Frequently Asked Questions

Here are some answers to frequently asked questions about organ and tissue donation.

How do I register as a donor in NC?

In North Carolina, you can register as a donor in two easy ways:

   1) Request that a heart be placed on your driver's license at the DMV.

If you register via the DMV, a red heart will be placed on your driver's license or ID card. This symbol means that you are giving legal authorization for the donation of your organs and corneas/eyes after you die. It does not include tissue donation.

   2) Register on the online donor registry at

If you register online at, you can be more specific about your donation decisions. For example, you can choose which organs or tissues you want to donate and exclude those you do not want to donate.

If you have a heart on your driver's license you can also register as a donor online, your online record supersedes your DMV record because it is the more specific donation document.

Through the North Carolina Heart Prevails Law (Session Law 2007-538), if you have registered your decision to be a donor, your decision cannot be overturned by others. It relieves the family of making this decision on your behalf, so please be sure to tell them when you join the registry.

What organs and tissues can be donated and how are they used?

Organs that can be donated are the heart, lungs, liver, pancreas, kidneys, and small intestines. Organs are used to save lives by replacing diseased organs with healthy ones. Tissues that can be donated include skin, bone, corneas, heart valves, and veins.

If I change my mind, how can I change my donor record?

If your donor registration (red heart) is on your NC driver's license or ID card, you can create an online donor record that will supersede your DMV donor record. Go to the Update Your Donor Profile page and log in by entering your driver's license number and birthdate. Once you log in, you can update your donor record however you wish. Because this online donor record is more detailed, it supersedes your DMV donor record.

If you wish to remove yourself from the NC Donor Registry, log in as noted above and then scroll to the very bottom of the page. You will see a box that you can check that says "Remove me from the donor registry." Click that box to remove your name from the online donor registry, then click Submit.

However, because we have read-only access to DMV data, it will not change the donor designation on your driver's license. The next time you renew your driver's license, please tell the examiner that you would like the donor designation removed from your license, so your online donor record and your DMV donor record will match. In the meantime, your online donor record is the one that will be followed since it is the most detailed record.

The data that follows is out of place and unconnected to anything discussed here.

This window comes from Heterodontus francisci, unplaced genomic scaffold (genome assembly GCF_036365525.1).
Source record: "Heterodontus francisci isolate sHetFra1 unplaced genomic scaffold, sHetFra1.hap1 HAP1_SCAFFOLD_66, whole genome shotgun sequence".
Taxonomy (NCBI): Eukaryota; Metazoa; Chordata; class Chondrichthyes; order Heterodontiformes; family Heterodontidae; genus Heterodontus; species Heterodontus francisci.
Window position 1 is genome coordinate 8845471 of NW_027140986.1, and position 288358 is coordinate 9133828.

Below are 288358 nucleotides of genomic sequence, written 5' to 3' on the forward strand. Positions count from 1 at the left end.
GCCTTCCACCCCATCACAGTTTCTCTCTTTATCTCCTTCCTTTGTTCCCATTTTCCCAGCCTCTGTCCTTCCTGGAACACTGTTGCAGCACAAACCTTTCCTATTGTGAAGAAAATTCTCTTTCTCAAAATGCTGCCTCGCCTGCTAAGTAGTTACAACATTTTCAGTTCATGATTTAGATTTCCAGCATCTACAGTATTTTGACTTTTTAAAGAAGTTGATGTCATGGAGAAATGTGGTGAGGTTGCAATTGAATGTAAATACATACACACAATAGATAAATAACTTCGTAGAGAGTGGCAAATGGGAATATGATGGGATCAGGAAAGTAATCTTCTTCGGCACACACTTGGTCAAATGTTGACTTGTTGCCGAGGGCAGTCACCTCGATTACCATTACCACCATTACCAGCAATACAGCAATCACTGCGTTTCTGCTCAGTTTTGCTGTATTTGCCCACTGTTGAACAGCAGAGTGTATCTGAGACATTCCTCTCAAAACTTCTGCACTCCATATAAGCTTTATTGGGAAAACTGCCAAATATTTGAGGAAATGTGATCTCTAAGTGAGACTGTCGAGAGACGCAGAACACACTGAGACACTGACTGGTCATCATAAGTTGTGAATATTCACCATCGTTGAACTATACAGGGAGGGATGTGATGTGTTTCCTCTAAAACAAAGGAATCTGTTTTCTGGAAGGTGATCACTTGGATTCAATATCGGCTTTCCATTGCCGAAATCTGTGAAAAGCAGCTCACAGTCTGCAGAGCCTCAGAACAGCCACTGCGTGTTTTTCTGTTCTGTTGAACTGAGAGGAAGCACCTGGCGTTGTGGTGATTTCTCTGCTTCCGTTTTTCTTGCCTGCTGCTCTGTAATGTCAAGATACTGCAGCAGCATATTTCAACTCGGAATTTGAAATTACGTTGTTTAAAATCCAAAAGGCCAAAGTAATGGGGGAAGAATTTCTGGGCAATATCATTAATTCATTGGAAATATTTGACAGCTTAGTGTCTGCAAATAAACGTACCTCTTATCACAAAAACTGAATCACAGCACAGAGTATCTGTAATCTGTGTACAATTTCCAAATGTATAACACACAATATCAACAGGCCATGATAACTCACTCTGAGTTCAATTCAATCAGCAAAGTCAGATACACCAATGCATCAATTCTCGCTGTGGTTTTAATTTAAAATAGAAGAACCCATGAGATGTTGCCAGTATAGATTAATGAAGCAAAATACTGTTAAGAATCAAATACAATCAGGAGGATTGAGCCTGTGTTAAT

If you registered via our website, visit the Update Your Donor Profile page in the Donor Registry section of the site. Enter your username or email address and your password. If you do not know your password, click the "I forgot my account information" link below.

Once you are logged in, scroll to the bottom of the registration form and check the box to be removed from the registry.

Is there any cost to my family if I am an organ/tissue donor?

No. All costs associated with donation are paid by the organ procurement organization. Your family is only responsible for hospital charges before the death declaration and for funeral expenses.

Will becoming a registered donor affect the quality of medical care I receive?

Absolutely not. Medical care is always based on what is necessary to save a patient’s life. Patients can be considered for donation only after they are declared dead.

Is there any age limit for donation?

No. Potential donors are evaluated on an individual basis, regardless of age.

If I am in good health can I sell my organs for money?

No. It is against the law to buy or sell organs in the United States.

Can my organs be used if I die at home?

Unfortunately, no. However, tissue and eye donation can possibly occur when someone dies at home. Only individuals who die in the hospital have the potential to be organ donors.

Will the donation impact traditional funeral services?

The cause and circumstances of death could have an impact on timing and funeral arrangements. It is important to work with an experienced funeral director. During the recovery procedure, the utmost care and respect is taken with the donor’s body and every effort is made to meet your needs. Donated organs and tissues are removed by skilled medical professionals in a sterile surgical procedure.

How do I donate my body to research/science?

Individuals considering whole body donation are advised to make arrangements with the medical school or research program of their choice. In most instances being an organ donor usually prevents whole body donation, but each program has different requirements. We encourage you to contact the medical school or research program you are interested in for more information.

How many people can be helped by tissue donation?

More than 75 people can be helped through one tissue donor.

How many lives can be saved by one organ donor?

One organ donor can save the lives of up to eight people.